Dubs' high-tech operation on scale no one can match
Published 09/06/2014 | 02:30
So, once again Dublin, after appearing to be out of sorts, blow a team out of the water in the second half. It's easy to point to their bench and the strength of the players they have to introduce, but I think there is another element to it.
The back-room team is now so sophisticated and high tech that with the analysis of both individual players and various elements of any particular match, they can immediately pinpoint a problem area and address it.
This is not a new thing in the GAA, as everyone knows, but from talking to a few well-placed people, Dublin have brought this to a different level.
The entire operation is so impressive. Now, in no way am I dismissing the tactical nous of Jim Gavin or, indeed, the talent he has at his disposal, but they have taken their game to such consistent brilliance that the bar is now higher than it ever was.
Laois did all in their power to stop the juggernaut. They fought like dogs, pressurised kickers and used the ball extremely well, but only for as long as they could.
It took such a monumental effort to get to the second half in a healthy position that tiredness was always going to be key.
As the game wore on, the crisp interchanges and inch-perfect passing became ragged.
Once this happened, Dublin steamrolled them. Such is the gulf in the quality of the teams, Dublin were poor by their own standards in the first half, Laois were superb, yet the former could have scored at least three goals.
They have so much pace, power and raw ability that even when playing below themselves they will create goal chances.
But there's plenty for Laois to build on. They have a number of fine footballers and once Tomas ó Flatharta gets another winter with them under his belt, they can take it on to a new level.
I have spoken of my belief that Mayo will be in another All-Ireland final come September, and while I won't waver from that just yet, one would have to be worried by their display at Hyde Park. It's not that they barely came through that would concern James Horan, but the manner of the performance, particularly in the first half. John Evans had Roscommon well drilled, as was always going to be the case, but they still didn't play particularly well themselves.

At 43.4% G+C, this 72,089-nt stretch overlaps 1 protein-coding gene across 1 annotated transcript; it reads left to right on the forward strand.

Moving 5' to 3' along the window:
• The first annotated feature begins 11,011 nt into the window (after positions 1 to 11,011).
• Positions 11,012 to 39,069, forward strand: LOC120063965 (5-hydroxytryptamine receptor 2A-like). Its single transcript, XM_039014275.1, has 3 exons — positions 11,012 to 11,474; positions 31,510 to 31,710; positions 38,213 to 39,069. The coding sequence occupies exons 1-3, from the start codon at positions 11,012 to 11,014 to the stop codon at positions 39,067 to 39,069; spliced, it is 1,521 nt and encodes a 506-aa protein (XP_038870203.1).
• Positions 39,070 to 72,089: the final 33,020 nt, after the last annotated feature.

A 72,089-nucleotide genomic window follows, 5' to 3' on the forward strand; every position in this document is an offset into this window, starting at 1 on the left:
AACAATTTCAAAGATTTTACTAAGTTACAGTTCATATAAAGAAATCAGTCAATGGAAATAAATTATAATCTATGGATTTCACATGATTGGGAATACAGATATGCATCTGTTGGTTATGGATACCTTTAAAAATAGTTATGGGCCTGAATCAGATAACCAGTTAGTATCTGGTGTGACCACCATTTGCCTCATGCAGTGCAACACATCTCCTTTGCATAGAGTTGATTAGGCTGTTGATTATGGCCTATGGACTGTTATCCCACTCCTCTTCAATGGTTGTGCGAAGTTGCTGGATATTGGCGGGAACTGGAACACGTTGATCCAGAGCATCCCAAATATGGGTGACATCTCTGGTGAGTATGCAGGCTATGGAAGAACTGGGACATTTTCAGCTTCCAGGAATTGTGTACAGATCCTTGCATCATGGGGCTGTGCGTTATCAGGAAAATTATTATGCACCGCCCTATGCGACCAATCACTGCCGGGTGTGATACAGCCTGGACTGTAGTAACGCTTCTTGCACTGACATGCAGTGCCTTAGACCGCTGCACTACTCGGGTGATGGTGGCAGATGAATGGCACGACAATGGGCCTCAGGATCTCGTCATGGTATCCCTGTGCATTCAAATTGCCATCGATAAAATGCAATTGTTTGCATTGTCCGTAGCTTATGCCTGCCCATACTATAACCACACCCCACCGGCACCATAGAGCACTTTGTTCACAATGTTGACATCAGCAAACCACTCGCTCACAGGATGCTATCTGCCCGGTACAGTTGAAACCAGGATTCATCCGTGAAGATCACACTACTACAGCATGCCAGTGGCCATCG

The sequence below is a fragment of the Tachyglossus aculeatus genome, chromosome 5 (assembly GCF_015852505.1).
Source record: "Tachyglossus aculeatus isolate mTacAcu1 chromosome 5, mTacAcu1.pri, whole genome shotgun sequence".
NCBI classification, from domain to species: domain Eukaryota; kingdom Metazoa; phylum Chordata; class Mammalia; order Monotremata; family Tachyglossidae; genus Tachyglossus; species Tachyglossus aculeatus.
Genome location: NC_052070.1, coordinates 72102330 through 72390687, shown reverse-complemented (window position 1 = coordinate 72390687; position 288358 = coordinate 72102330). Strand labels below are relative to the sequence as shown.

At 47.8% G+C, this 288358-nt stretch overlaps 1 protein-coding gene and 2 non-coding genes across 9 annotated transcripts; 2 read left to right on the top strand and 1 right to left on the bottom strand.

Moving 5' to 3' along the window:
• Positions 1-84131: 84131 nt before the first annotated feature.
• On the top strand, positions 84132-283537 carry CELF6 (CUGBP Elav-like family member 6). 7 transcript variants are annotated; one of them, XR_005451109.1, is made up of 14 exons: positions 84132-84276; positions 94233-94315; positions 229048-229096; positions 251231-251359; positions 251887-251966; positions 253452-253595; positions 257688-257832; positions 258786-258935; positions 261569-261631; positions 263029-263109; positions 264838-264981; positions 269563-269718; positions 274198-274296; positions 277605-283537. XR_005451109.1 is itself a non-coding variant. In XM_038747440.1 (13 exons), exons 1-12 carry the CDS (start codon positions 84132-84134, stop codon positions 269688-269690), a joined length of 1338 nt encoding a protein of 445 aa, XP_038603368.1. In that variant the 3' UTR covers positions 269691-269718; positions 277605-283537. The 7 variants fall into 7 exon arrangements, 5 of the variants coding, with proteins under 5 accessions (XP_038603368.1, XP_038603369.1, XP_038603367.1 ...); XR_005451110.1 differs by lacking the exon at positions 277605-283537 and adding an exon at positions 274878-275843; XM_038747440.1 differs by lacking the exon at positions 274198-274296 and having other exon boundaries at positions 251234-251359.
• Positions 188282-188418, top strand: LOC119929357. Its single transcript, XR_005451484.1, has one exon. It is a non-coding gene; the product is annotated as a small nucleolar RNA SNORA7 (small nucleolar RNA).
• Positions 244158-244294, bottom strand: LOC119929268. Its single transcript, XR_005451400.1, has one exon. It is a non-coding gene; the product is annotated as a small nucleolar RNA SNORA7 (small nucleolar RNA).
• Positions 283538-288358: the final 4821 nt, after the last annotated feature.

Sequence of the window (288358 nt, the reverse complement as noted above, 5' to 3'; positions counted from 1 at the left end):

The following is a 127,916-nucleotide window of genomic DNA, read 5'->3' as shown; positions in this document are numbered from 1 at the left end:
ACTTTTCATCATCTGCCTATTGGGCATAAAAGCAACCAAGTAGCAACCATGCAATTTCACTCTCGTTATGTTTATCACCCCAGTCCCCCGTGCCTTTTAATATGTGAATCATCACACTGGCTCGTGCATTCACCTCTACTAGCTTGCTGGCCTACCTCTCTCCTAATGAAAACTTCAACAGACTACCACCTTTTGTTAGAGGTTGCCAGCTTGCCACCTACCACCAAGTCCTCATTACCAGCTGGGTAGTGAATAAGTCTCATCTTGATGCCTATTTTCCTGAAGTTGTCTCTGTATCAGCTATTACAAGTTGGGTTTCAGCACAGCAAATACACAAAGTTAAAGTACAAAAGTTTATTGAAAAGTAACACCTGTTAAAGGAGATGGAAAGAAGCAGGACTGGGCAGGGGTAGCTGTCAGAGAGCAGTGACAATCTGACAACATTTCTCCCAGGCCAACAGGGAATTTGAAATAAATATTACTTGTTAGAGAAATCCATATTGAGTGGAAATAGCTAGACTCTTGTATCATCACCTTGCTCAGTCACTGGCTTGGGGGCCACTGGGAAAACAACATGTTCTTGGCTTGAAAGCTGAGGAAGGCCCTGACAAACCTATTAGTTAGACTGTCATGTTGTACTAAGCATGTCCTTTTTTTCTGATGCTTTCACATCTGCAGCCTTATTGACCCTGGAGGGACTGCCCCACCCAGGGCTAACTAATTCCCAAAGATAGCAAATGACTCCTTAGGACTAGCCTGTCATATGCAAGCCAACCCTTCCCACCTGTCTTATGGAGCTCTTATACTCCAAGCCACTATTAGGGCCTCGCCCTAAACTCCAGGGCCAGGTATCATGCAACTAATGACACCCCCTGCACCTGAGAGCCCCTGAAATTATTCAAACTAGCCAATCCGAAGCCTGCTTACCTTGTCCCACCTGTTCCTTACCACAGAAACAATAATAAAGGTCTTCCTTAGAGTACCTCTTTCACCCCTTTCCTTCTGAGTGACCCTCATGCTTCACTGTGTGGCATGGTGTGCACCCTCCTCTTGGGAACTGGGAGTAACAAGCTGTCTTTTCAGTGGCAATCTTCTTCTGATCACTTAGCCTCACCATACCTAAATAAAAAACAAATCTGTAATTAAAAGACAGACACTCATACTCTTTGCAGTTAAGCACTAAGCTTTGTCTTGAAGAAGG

Mayo just looked clueless in trying to break them down. A better team would have picked them off and they will face far more sophisticated systems than what was put before them yesterday.
Credit to Mayo, they did turn Roscommon over a huge amount, but they also coughed up cheap possession themselves.
Evans will be disappointed not to have won because they had the game right where they wanted it with five minutes to go. A bit of indiscipline cost them and, again, the better teams won't give Mayo a way out.
Andy Moran was crucial, standing up and showing leadership again when other big names were missing. Seamus O'Shea also kicked a brilliant point, while, as always, Cillian O'Connor was nerveless from dead balls.
There is the argument that Mayo peaked too soon last summer, so maybe they are taking a slightly different approach. But the basic errors and poor shooting are not part of the plan and Horan will be all too aware of that.
I wondered had Jason Ryan taken Kildare on a level since Kieran McGeeney's departure and up until yesterday I didn't think he had. But to their credit, they were very good.
Louth were poor, but that won't matter to Ryan. It was a fine victory in Croke Park in a championship game and no matter the opposition, 1-22 is mightily impressive scoring. They will be flying now and the Leinster semi-final can't come quickly enough.
It's a different ball game for Jack Sheedy's Longford. They will feel they left another big game behind them on Saturday.
Against Wexford, they blew a number of glorious chances to finally make a breakthrough. It will take a lot for Sheedy to lift these players once again and take them through the qualifiers.
Cavan will also be knocked back after their defeat to Armagh. Breffni football has been riding the crest of a wave and there was real ambition in the county for a shot at an Ulster title. But with Kieran McGeeney back, Armagh were always capable of a big performance and they produced just that.